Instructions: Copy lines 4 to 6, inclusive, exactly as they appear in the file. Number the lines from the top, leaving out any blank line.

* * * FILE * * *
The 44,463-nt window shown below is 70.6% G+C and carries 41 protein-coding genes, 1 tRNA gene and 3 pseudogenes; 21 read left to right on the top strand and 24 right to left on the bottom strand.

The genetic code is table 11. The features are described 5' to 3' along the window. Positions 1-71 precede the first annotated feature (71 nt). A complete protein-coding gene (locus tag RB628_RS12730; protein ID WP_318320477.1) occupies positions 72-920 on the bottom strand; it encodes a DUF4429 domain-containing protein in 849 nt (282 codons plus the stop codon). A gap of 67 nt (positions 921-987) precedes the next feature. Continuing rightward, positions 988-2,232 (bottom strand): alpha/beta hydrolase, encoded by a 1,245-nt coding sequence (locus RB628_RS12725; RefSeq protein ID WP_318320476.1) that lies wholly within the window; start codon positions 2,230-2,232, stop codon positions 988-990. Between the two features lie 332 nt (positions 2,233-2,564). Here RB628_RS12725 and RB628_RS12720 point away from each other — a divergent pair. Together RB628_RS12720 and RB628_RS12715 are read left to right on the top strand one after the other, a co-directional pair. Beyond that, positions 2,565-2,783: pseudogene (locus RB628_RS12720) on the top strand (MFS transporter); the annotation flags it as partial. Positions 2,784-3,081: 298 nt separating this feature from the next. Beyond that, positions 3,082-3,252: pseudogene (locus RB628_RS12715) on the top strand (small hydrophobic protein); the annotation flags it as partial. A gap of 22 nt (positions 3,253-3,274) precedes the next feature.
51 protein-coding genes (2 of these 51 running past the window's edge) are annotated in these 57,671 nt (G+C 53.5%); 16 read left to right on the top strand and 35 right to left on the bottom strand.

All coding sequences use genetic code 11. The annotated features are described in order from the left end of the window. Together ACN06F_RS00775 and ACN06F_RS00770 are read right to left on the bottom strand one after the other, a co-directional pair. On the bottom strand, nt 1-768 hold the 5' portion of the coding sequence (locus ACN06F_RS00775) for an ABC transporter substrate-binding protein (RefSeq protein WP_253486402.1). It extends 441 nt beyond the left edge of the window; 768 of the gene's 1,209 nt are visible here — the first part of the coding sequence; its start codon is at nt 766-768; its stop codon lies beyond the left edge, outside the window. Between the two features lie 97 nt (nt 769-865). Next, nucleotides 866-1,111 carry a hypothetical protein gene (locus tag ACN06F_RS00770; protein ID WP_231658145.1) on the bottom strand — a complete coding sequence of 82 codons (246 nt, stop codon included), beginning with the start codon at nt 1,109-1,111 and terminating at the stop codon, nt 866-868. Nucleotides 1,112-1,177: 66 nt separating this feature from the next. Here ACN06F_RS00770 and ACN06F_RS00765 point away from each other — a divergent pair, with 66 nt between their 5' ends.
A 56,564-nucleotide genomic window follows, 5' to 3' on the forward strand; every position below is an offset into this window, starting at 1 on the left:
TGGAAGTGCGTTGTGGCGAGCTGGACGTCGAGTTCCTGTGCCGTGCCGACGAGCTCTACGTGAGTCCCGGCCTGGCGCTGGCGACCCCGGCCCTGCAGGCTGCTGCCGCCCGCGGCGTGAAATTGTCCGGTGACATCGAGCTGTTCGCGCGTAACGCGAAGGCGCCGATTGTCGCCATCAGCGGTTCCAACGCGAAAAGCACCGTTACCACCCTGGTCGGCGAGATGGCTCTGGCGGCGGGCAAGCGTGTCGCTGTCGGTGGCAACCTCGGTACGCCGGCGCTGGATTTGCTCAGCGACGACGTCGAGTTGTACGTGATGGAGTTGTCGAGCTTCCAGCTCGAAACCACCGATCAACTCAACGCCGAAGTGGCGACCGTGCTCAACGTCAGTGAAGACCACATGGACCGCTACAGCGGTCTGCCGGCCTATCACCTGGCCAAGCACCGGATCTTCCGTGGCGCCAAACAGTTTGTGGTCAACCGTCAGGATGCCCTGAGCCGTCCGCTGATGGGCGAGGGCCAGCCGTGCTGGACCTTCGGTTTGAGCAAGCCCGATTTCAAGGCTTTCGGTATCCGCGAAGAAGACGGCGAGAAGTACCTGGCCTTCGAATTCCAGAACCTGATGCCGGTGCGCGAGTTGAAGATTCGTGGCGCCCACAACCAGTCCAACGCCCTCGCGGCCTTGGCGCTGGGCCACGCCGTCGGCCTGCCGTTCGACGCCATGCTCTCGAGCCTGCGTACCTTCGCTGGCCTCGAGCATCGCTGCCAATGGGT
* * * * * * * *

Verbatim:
All coding sequences use genetic code 11. The annotated features are described in order from the left end of the window. Together ACN06F_RS00775 and ACN06F_RS00770 are read right to left on the bottom strand one after the other, a co-directional pair. On the bottom strand, nt 1-768 hold the 5' portion of the coding sequence (locus ACN06F_RS00775) for an ABC transporter substrate-binding protein (RefSeq protein WP_253486402.1). It extends 441 nt beyond the left edge of the window; 768 of the gene's 1,209 nt are visible here — the first part of the coding sequence; its start codon is at nt 766-768; its stop codon lies beyond the left edge, outside the window. Between the two features lie 97 nt (nt 769-865). Next, nucleotides 866-1,111 carry a hypothetical protein gene (locus tag ACN06F_RS00770; protein ID WP_231658145.1) on the bottom strand — a complete coding sequence of 82 codons (246 nt, stop codon included), beginning with the start codon at nt 1,109-1,111 and terminating at the stop codon, nt 866-868. Nucleotides 1,112-1,177: 66 nt separating this feature from the next. Here ACN06F_RS00770 and ACN06F_RS00765 point away from each other — a divergent pair, with 66 nt between their 5' ends.
A 56,564-nucleotide genomic window follows, 5' to 3' on the forward strand; every position below is an offset into this window, starting at 1 on the left:
TGGAAGTGCGTTGTGGCGAGCTGGACGTCGAGTTCCTGTGCCGTGCCGACGAGCTCTACGTGAGTCCCGGCCTGGCGCTGGCGACCCCGGCCCTGCAGGCTGCTGCCGCCCGCGGCGTGAAATTGTCCGGTGACATCGAGCTGTTCGCGCGTAACGCGAAGGCGCCGATTGTCGCCATCAGCGGTTCCAACGCGAAAAGCACCGTTACCACCCTGGTCGGCGAGATGGCTCTGGCGGCGGGCAAGCGTGTCGCTGTCGGTGGCAACCTCGGTACGCCGGCGCTGGATTTGCTCAGCGACGACGTCGAGTTGTACGTGATGGAGTTGTCGAGCTTCCAGCTCGAAACCACCGATCAACTCAACGCCGAAGTGGCGACCGTGCTCAACGTCAGTGAAGACCACATGGACCGCTACAGCGGTCTGCCGGCCTATCACCTGGCCAAGCACCGGATCTTCCGTGGCGCCAAACAGTTTGTGGTCAACCGTCAGGATGCCCTGAGCCGTCCGCTGATGGGCGAGGGCCAGCCGTGCTGGACCTTCGGTTTGAGCAAGCCCGATTTCAAGGCTTTCGGTATCCGCGAAGAAGACGGCGAGAAGTACCTGGCCTTCGAATTCCAGAACCTGATGCCGGTGCGCGAGTTGAAGATTCGTGGCGCCCACAACCAGTCCAACGCCCTCGCGGCCTTGGCGCTGGGCCACGCCGTCGGCCTGCCGTTCGACGCCATGCTCTCGAGCCTGCGTACCTTCGCTGGCCTCGAGCATCGCTGCCAATGGGT